And indeed, as a customer motivator, this market strategy reaped tremendous benefits and largely pulled the IT industry out of its doldrums. Unfortunately, however, the IT crash that we are currently experiencing is largely the result of the revolution brought about by cheap, simple technologies that have grown steadily more complex and steadily more expensive. That strategy has stampeded vendors and customers to a race to the bottom, looking for the least expensive way to deliver solutions while simultaneously keeping an eye on the next technology trend. Instead of solving business requirements, IT has wandered into a mire in which it seeks technology for technology's sake, and this mantra has seriously eroded our credibility within the companies where we work. Furthermore, although this "build-it-and-they-will-come" philosophy--riding on the back of technology advancement--still drives the majority of development dollars in the IT marketplace, a growing number of companies in the current recession have become highly skeptical that IT can really deliver any worthwhile solutions at all.

In an article in MC Mag Online last April entitled "Reining in IT Project Failures--The Case for Clearer Business Objectives ," John Knapp writes "large companies by and large had a rather disappointing track record for delivering IT projects that actually met the business needs they were originally intended to address." He goes on to quote a study conducted by the Standish Group: "...even when these projects are completed, many are no more than a mere shadow of their original specification requirements. Projects completed by the largest American companies have only approximately 42% of the originally proposed features and functions."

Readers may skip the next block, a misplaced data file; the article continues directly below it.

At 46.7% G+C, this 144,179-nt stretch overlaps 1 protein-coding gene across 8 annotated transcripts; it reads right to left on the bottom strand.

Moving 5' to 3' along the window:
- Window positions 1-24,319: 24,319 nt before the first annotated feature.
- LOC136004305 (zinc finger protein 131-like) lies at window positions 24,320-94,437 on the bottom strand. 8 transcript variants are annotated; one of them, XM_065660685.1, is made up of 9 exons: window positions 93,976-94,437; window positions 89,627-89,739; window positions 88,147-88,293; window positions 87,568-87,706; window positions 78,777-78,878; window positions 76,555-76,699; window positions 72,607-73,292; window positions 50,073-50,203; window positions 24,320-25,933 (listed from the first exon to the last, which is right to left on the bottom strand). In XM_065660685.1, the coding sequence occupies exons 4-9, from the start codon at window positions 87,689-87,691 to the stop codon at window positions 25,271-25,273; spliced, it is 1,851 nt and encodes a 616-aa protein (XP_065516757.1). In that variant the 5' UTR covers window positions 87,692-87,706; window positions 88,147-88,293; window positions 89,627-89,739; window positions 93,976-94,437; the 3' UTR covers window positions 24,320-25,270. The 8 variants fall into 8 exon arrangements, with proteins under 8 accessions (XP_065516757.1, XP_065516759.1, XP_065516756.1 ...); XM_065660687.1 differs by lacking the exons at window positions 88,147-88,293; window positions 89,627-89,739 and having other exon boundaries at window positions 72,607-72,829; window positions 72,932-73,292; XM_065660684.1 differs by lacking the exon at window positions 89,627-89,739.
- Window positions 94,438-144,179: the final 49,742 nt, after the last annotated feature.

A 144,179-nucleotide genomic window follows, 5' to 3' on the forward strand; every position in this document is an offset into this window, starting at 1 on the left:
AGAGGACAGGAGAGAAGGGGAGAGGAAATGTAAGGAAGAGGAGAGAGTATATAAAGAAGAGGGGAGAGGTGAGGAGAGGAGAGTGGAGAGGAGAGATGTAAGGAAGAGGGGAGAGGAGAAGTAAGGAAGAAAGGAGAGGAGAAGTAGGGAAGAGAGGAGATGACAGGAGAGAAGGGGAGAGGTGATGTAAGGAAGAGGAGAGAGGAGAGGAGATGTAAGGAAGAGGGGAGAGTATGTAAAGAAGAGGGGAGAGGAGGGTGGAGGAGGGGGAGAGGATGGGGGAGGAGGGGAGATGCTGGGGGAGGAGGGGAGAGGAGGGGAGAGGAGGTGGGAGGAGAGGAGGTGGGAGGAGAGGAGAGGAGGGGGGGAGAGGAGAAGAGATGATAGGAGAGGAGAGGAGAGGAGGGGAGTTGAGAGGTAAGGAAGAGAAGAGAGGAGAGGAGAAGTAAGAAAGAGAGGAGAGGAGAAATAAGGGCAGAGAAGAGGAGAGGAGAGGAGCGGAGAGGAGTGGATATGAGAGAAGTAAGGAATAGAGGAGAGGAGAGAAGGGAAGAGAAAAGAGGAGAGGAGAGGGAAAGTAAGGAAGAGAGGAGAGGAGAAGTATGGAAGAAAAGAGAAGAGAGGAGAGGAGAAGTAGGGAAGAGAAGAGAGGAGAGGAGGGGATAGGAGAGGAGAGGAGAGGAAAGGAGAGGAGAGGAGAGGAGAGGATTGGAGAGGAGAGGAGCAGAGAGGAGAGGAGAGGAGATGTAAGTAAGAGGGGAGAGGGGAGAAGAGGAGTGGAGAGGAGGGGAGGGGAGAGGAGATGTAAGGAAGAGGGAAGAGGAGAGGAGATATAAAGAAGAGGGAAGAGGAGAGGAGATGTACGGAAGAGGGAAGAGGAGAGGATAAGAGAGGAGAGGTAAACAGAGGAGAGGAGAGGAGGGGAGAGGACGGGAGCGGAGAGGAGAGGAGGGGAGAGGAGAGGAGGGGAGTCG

Is it possible that today's customers have witnessed too many broken promises, too many busted budgets, and too many unresolved complexities to fund further investments? Instead of chanting the mantra "I came, I saw, I conquered," it seems that management has come, has seen, and has left unfulfilled. When one stops to consider IT's disappointing track record, it seems doubtful that the Microsoft strategy of a "cheap 50% solution" will pull the industry out of today's IT recession when, in fact, it has historically delivered only 42% of its promises.

But what is worse, for IT professionals, is that management has lost confidence in IT personnel as a class of employee. Instead of viewing the skills of an IT employee as an asset, it seems to have relegated the entire department as an infrastructural expense. This change in attitude on the part of management is at the heart of the dilemma facing IT personnel who feel "locked in" at their jobs and is the reason so many unemployed and consulting IT professionals feel "locked out" of opportunities.

Measuring IT Professionals

Consider the experiences of two professionals who I recently interviewed.